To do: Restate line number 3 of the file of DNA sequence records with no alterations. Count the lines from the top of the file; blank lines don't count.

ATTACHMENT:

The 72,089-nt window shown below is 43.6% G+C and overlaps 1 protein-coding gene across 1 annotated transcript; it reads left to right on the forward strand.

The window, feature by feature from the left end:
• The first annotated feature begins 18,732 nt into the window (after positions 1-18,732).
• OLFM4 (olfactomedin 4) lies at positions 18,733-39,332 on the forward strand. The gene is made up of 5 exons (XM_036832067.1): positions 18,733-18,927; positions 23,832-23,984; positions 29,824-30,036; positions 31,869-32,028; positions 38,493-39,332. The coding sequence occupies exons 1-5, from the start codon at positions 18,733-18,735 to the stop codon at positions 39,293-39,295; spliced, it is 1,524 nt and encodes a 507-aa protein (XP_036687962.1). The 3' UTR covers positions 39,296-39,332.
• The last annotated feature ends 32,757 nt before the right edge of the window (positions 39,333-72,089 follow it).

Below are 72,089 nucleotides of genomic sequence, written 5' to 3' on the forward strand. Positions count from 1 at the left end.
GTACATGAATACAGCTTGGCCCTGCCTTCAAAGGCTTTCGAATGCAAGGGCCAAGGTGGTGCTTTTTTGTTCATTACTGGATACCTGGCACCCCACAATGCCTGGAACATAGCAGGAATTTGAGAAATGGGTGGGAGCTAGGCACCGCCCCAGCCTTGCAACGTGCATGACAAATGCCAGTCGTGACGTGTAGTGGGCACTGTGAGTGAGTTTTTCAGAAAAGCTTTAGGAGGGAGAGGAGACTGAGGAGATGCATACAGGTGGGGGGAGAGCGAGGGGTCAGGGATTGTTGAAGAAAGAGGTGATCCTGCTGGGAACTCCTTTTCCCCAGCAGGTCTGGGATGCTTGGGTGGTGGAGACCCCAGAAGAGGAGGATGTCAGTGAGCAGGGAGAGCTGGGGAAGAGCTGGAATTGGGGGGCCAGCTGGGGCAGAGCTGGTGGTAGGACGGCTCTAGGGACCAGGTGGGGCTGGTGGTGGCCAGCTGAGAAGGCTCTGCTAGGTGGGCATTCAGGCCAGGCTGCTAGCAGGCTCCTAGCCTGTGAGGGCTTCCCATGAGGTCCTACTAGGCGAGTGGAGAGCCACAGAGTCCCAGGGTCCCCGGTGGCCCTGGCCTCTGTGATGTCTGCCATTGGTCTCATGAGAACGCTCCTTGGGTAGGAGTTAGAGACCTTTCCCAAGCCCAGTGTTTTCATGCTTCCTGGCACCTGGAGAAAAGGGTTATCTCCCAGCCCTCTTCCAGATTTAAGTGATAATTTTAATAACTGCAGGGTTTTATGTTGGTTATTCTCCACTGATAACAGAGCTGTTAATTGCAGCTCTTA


• The first annotated feature begins 18,732 nt into the window (after positions 1-18,732).